Nov 152011
 


What SANS 10400: Part T 
– Fire Protection Says

Nobody wants to see their house or business premises go up in flames. That is why there are very strict Regulations when it comes to Fire Safety in any building in South Africa.

Nobody wants to see their house or business premises go up in flames. This is why there are very strict Regulations when it comes to fire safety and protection against fire in any building in South Africa.

What the Act Says

Essentially the legislation is concerned quite simply with the need for all buildings to be designed, constructed and equipped so that in the event of fire:

  1. the occupants or people using the building will be protected – including persons with disabilities;
  2. the spread and intensity of any fire within buildings, and the spread of fire to any other buildings, will be minimized;
  3. sufficient stability will be retained to ensure that such building will not endanger any other building: provided that in the case of any multi-storey building no major failure of the structural system shall occur;
  4. the generation and spread of smoke will be minimized or controlled to the greatest extent reasonably practicable; and
  5. adequate means of access, and equipment for detecting, fighting, controlling and extinguishing such fire, is provided.

The requirements of the Act will be deemed to have been satisfied if the design, construction and equipment of buildings complies with SANS 10400 Part T and satisfies the local authority.

The Act also specifies several offences that owners of buildings need to avoid, including the need for fire extinguishers that comply with SANS 10105. Also, if people do anything to obstruct escape routes in buildings, they will be guilty of an offense.

What the Standard Says

The regulations for Fire Protection are contained in a 91 page document published by the SABS, SANS 10400: Part T Fire Protection. Much of the information is the same as that published in the 1990 version of the Standard that you can download from this site.

SANS 10400 Part T is broken down into several parts:

Requirements

The bulk of the Standard is made up of a vast number of different “requirements” that relate not only to dwelling houses, but to every other possible type of building, from hospitals to parking garages.

The requirements for effective fire protection include:

  • general requirements,
  • regulations relating to safety distances,
  • fire performance,
  • fire resistance of occupancy-separating and division-separating elements,
  • fire stability of structural elements or components,
  • tenancy-separating elements,
  • partition walls and partitions,
  • protection of openings (Note that the drawings in SANS 10400 – 1990 that illustrate this have not changed),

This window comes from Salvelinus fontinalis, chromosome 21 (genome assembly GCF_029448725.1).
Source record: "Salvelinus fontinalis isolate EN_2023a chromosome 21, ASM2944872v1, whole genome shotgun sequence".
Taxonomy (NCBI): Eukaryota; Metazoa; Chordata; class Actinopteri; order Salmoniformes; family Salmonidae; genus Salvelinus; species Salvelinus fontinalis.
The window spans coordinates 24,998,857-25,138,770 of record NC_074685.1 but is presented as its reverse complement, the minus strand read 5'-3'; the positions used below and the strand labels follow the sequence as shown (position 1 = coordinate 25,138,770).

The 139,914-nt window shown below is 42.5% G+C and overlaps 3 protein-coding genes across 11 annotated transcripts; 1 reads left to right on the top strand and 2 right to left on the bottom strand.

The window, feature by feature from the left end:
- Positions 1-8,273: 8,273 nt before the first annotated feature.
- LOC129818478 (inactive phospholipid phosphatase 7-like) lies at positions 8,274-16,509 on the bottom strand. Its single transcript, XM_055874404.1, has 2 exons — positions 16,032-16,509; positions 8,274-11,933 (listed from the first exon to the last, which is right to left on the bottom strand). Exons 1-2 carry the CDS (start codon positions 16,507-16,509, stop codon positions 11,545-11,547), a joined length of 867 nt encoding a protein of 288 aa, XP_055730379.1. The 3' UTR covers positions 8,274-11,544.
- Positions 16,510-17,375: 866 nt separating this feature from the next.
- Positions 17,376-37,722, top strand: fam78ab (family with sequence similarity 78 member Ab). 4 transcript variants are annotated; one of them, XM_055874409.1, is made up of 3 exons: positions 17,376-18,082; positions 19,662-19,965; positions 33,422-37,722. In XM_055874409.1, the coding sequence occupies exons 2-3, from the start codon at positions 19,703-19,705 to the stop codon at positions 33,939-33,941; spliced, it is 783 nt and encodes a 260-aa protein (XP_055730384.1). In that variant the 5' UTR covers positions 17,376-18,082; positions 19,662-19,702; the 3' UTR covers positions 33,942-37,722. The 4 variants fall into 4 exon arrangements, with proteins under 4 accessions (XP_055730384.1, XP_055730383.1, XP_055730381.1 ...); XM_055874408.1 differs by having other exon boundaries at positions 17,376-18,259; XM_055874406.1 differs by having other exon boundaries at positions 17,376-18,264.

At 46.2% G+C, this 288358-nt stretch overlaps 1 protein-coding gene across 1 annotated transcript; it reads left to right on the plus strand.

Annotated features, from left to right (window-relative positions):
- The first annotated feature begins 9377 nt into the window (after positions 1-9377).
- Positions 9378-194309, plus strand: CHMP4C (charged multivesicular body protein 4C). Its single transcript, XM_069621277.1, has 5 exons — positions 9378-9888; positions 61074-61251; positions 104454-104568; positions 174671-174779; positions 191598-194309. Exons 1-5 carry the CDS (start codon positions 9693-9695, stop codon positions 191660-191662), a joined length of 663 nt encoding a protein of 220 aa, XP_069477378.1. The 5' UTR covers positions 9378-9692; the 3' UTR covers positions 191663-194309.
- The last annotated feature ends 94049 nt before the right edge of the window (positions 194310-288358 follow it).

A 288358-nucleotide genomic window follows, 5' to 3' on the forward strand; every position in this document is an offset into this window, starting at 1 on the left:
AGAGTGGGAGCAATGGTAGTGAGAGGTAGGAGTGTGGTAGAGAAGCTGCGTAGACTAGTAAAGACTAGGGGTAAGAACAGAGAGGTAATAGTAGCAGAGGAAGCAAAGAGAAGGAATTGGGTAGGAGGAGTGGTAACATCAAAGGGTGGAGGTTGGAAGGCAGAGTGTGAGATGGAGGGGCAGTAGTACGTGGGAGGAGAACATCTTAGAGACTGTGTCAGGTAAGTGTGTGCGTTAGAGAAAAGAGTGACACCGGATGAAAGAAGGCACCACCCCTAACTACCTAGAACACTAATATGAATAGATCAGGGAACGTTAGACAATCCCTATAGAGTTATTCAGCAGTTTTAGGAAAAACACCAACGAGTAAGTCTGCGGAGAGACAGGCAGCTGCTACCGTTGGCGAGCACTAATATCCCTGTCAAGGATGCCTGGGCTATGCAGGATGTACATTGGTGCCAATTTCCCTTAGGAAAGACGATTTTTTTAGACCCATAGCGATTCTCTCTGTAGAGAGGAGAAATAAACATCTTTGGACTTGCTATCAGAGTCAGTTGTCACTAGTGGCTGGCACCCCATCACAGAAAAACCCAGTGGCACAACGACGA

• raised access and suspended floors of combustible material,
  • roof assemblies and coverings  (the drawings remain unchanged in the new version of the Standard) including thatch,
  • ceilings,
  • floor coverings,
  • internal finishes,
  • provision of escape routes,
  • exit doors,
  • feeder routes,
  • emergency routes,
  • dimensions of components of escape routes,
  • width of escape routes,
  • basements,
  • stairways and other changes of level along escape routes  (the drawing that shows the position of doors in relation to a change in level has not changed),
  • ventilation of stairways in an emergency route,
  • pressurization of emergency routes and components,
  • openings in floors,
  • external stairways and passages,
  • lobbies, foyers and vestibules,
  • marking and signposting,
  • provision of emergency lighting,
  • fire detection and alarm systems,
  • provision and maintenance of fire-fighting equipment, installations and fire protection systems,
  • water reticulation for fire-fighting purposes,
  • hose reels,
  • hydrants,
  • automatic sprinkler and other fixed extinguishing systems,
  • portable fire extinguishers,
  • mobile fire extinguishers,
  • fire-stopping of inaccessible concealed spaces,
  • protection in service shafts,
  • services in structural or separating elements,
  • smoke control,
  • air-conditioning systems and artificial ventilation systems,
  • lift shafts,
  • lifts,
  • firemen’s lift,
  • stretcher lift,
  • stage and backstage areas,
  • eating arrangements in auditoriums or halls and on grandstands,
  • parking garages,
  • operating theatres and intensive, high or critical care units,
  • installation of liquid fuel dispensing pumps and tanks,
  • installation of other tanks,
  • warehousing of dangerous goods,
  • dangerous goods signage,
  • access for fire-fighting and rescue purposes,
  • resumed fire resistance of building materials and components,
  • building materials,
  • guest houses and bed and breakfast accommodation (this is completely new),
  • health care facilities (this is also completely new).

Safety Distances

Although there are other provisions, including the classification of the type of external wall, the table below may be used to establish safety distances where walls do not contain windows or other openings. For ordinary “dwelling houses” where the area of elevation facing any boundary is not more than 7,5 m2, such safety distance may be reduced to 0,5 m.

Fire safety distances

Fire safety distances

Fire Resistance